AP English Lang/Comp
15 March 2015
War Story Synthesis Essay
J. Hayden Stainburn, although not an actual individual, provides the strong point in his passage that true war stories are not masked by heroism or structured around propaganda. True war stories are overflowing with obscenity and horror, not glorified accounts of time in battle. A true war story is not really about war, it is about understanding. In an excerpt from
The Things They Carried by Tim O’Brien, the narrator elaborates on what a true war story really is: “If at the end of a war story you feel uplifted… then you have been made the victim of a very old and terrible lie… There is no virtue” (O’Brien 6869). What this means is that genuine war stories should bring about no moral rouse; they should bring sorrow, and the listener, if actually listening, should not find that they enjoyed the story.
The point of a true war story is to describe the dark realities that come as a part of war. War not only physically harms the soldiers who partake in the fighting, it also cuts deep into the mental health of those troops. In the article “Suicide Surpasses War as Leading Cause of U.S. Military Deaths,” Gregg Zoroya explains how the psychological aspect of modern warfare is becoming more difficult for soldiers as time
Quiroz 2 passes and as new warfare technologies emerge. Zoroya gives statistics supporting the claim that more soldiers die from suicide now than they do from actual battle: “War was the leading cause of death in the military nearly every year between 2004 and 2011 until suicides became the top means of dying for troops in 2012 and 2013” (Zoroya 1). This reveals aspects of war that many war stories make attempts to hide. As previously stated, many war stories are used as vessels for spreading propaganda and American military heroism, but the statistics given in Zoroya’s article show the true face of warfare and its effects on the troops.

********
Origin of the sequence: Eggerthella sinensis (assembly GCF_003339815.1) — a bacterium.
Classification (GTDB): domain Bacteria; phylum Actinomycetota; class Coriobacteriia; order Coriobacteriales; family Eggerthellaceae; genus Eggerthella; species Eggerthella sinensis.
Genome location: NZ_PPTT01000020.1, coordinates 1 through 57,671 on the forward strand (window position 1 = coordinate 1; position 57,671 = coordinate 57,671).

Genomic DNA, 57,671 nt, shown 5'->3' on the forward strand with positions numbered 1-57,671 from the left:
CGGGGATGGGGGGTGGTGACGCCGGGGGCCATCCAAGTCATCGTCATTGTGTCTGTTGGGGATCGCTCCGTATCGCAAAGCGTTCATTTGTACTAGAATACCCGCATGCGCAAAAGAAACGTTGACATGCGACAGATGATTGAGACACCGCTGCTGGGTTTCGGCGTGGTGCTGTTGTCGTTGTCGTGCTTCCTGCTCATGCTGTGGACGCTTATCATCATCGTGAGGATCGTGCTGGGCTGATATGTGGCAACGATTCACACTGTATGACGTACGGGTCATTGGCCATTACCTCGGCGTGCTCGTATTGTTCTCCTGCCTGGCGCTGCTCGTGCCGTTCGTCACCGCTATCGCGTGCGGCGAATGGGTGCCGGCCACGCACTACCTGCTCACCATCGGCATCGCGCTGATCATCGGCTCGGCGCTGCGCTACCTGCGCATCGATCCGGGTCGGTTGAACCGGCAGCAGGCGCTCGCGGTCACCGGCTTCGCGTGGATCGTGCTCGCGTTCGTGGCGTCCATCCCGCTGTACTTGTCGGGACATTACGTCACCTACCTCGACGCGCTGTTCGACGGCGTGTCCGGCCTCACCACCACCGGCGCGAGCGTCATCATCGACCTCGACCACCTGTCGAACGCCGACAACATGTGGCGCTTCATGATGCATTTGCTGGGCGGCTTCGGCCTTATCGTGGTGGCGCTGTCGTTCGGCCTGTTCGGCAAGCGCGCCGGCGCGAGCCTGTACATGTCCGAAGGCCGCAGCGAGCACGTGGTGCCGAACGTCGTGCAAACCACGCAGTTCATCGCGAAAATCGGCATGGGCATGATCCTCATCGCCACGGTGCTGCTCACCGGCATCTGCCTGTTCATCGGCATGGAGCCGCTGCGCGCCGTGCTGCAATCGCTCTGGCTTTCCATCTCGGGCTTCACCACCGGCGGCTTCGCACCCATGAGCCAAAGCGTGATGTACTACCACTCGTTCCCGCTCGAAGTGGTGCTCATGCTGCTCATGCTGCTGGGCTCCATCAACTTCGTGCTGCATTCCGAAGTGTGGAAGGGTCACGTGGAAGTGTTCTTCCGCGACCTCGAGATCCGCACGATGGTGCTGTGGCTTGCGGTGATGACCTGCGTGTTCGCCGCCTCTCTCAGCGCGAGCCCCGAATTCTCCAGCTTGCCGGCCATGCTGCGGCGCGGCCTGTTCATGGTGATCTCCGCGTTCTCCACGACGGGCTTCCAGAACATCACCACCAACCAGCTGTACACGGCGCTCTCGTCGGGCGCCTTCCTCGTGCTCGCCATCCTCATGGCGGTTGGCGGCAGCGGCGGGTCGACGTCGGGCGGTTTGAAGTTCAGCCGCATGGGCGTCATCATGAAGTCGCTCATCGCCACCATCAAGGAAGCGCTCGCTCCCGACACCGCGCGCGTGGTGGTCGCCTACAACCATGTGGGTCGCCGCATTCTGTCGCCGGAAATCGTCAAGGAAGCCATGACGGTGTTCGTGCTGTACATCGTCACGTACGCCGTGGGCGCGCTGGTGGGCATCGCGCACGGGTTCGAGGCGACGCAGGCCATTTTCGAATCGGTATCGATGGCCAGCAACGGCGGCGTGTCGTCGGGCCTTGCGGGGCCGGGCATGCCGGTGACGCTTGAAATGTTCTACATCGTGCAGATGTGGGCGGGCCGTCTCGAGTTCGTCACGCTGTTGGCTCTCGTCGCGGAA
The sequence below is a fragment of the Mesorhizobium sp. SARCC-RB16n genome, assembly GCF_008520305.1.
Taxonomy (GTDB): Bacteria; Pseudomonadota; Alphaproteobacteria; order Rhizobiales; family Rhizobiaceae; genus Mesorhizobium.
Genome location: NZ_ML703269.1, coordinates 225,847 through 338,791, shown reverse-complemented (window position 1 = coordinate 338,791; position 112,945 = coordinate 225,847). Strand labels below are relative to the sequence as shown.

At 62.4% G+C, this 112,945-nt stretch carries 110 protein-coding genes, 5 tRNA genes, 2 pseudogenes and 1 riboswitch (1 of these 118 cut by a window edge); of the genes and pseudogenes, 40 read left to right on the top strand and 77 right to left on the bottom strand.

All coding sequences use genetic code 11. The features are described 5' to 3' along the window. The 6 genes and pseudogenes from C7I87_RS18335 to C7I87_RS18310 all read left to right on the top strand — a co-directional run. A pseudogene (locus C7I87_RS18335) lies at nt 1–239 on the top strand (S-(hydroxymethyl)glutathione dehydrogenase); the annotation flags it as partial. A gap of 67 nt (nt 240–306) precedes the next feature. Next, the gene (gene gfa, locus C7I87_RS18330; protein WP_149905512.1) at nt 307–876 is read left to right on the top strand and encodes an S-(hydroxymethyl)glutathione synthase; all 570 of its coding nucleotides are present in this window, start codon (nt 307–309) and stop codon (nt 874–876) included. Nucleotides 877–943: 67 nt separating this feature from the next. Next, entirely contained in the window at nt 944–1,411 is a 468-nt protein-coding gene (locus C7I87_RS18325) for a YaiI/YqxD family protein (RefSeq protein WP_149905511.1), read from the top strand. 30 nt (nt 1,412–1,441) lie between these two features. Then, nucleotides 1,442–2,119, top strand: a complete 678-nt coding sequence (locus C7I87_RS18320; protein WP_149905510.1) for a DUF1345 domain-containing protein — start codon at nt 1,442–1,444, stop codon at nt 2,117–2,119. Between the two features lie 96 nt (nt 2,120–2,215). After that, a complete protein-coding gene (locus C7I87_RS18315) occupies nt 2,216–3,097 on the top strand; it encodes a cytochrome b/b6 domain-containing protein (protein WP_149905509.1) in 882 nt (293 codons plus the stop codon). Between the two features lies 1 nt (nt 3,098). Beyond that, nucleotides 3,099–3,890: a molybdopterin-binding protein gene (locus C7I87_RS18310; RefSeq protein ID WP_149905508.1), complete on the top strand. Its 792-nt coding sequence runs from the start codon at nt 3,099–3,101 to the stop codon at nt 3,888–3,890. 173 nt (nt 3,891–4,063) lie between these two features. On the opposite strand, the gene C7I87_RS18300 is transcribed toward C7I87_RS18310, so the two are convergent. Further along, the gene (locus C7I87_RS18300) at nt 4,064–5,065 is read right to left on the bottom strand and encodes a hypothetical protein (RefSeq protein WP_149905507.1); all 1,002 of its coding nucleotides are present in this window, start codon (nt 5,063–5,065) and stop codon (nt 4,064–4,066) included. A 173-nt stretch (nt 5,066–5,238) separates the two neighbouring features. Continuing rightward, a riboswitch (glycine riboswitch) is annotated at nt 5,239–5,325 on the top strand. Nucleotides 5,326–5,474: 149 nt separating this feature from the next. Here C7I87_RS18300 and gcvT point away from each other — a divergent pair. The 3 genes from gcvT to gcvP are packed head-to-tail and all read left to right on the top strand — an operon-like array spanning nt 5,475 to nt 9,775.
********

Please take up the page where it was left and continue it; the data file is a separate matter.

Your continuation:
True war stories demonstrate a soldier’s feeling of isolation during, and after, the fighting. Another characteristic of a true war story is the fact that the listener must actually listen to truly understand the storyteller’s feelings. Gregory Orr in the article
“The Making of Poems” makes a connection between listeners and storytellers, and human isolation, “Because poems can be shared between poet and audience, they also become a further triumph over human isolation” (Orr 6). This relates to war stories because both the storyteller and the listener must understand what is being said in order to fully convey the message of the story. If the listener is not actually listening, the truth of the war story will be concealed from the listener, much like how if a poem is not read attentively, the main points will be missed leaving only a vague understanding of the poem’s true meaning.
Many war stories told do not show the harsh reality of what war truly does to a soldier. Soldiers see things during war that most people could not imagine, and this greatly affects them psychologically, making it difficult for them to go back to the daily